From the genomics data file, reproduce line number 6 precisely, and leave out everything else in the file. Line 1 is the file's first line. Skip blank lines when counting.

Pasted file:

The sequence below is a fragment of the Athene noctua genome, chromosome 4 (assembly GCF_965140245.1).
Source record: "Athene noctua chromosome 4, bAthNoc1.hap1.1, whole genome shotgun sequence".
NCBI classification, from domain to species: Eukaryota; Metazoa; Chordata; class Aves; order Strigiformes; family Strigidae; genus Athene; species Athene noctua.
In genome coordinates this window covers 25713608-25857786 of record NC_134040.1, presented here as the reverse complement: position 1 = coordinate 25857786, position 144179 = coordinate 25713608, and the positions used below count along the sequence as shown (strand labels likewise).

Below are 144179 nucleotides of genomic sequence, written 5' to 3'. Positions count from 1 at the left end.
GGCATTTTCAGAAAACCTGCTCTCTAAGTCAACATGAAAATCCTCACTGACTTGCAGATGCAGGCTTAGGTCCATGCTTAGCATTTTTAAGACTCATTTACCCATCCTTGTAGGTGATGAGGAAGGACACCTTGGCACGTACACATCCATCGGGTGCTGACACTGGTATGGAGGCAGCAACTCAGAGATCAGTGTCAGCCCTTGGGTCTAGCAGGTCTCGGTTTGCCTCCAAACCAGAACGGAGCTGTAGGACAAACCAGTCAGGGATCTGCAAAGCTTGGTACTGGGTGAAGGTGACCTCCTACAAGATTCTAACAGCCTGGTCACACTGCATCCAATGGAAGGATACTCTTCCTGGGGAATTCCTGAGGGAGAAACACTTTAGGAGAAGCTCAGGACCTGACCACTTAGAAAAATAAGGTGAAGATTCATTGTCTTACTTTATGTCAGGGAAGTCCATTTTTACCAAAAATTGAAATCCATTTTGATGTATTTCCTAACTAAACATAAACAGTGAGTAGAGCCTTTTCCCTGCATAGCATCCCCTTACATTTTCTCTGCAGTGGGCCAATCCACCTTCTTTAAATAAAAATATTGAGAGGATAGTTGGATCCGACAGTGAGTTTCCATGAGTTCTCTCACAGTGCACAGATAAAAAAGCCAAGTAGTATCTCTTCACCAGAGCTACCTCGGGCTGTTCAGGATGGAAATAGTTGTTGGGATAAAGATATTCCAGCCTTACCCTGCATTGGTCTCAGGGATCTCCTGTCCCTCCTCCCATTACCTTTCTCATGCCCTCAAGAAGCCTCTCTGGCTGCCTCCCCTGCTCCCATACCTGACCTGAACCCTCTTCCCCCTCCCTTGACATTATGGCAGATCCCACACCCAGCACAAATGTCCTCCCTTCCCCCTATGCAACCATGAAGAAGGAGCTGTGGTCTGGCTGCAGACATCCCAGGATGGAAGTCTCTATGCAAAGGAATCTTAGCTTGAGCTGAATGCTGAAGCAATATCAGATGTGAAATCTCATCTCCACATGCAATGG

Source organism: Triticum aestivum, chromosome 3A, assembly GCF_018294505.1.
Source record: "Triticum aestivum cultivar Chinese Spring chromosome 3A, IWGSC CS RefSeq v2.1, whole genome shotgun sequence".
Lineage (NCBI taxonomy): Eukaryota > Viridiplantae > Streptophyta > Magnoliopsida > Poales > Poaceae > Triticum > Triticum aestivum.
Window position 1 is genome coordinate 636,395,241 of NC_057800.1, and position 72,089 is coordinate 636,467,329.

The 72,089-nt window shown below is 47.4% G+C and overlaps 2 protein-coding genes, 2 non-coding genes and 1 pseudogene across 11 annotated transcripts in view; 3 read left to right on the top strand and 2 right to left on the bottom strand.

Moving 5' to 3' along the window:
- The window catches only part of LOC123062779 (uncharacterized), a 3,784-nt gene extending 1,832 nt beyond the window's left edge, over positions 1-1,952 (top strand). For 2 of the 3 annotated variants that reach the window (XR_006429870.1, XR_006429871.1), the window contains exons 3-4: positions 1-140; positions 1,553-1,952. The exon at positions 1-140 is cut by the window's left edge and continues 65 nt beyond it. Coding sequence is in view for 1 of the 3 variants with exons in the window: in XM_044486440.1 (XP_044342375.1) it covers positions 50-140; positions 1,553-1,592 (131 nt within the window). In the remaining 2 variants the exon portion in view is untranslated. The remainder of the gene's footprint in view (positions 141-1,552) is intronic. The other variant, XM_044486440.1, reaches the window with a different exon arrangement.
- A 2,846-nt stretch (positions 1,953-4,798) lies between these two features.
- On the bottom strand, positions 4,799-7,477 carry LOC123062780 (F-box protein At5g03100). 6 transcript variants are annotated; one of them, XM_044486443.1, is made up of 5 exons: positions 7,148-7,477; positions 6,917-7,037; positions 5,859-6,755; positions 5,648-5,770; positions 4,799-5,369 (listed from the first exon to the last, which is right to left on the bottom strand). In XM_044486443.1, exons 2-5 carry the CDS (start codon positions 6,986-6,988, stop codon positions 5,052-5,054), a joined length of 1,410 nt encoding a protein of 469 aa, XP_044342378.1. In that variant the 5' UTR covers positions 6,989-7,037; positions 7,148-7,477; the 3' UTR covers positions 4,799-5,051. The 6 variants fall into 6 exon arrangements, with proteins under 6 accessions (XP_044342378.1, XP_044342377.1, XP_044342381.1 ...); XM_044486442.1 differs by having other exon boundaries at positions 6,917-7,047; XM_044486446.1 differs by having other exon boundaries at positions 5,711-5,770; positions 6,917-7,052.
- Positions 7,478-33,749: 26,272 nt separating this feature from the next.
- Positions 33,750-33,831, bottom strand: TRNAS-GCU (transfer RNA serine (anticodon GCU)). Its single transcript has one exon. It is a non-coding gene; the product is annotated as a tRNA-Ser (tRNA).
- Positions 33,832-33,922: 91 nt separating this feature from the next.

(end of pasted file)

GGCATTTTCAGAAAACCTGCTCTCTAAGTCAACATGAAAATCCTCACTGACTTGCAGATGCAGGCTTAGGTCCATGCTTAGCATTTTTAAGACTCATTTACCCATCCTTGTAGGTGATGAGGAAGGACACCTTGGCACGTACACATCCATCGGGTGCTGACACTGGTATGGAGGCAGCAACTCAGAGATCAGTGTCAGCCCTTGGGTCTAGCAGGTCTCGGTTTGCCTCCAAACCAGAACGGAGCTGTAGGACAAACCAGTCAGGGATCTGCAAAGCTTGGTACTGGGTGAAGGTGACCTCCTACAAGATTCTAACAGCCTGGTCACACTGCATCCAATGGAAGGATACTCTTCCTGGGGAATTCCTGAGGGAGAAACACTTTAGGAGAAGCTCAGGACCTGACCACTTAGAAAAATAAGGTGAAGATTCATTGTCTTACTTTATGTCAGGGAAGTCCATTTTTACCAAAAATTGAAATCCATTTTGATGTATTTCCTAACTAAACATAAACAGTGAGTAGAGCCTTTTCCCTGCATAGCATCCCCTTACATTTTCTCTGCAGTGGGCCAATCCACCTTCTTTAAATAAAAATATTGAGAGGATAGTTGGATCCGACAGTGAGTTTCCATGAGTTCTCTCACAGTGCACAGATAAAAAAGCCAAGTAGTATCTCTTCACCAGAGCTACCTCGGGCTGTTCAGGATGGAAATAGTTGTTGGGATAAAGATATTCCAGCCTTACCCTGCATTGGTCTCAGGGATCTCCTGTCCCTCCTCCCATTACCTTTCTCATGCCCTCAAGAAGCCTCTCTGGCTGCCTCCCCTGCTCCCATACCTGACCTGAACCCTCTTCCCCCTCCCTTGACATTATGGCAGATCCCACACCCAGCACAAATGTCCTCCCTTCCCCCTATGCAACCATGAAGAAGGAGCTGTGGTCTGGCTGCAGACATCCCAGGATGGAAGTCTCTATGCAAAGGAATCTTAGCTTGAGCTGAATGCTGAAGCAATATCAGATGTGAAATCTCATCTCCACATGCAATGG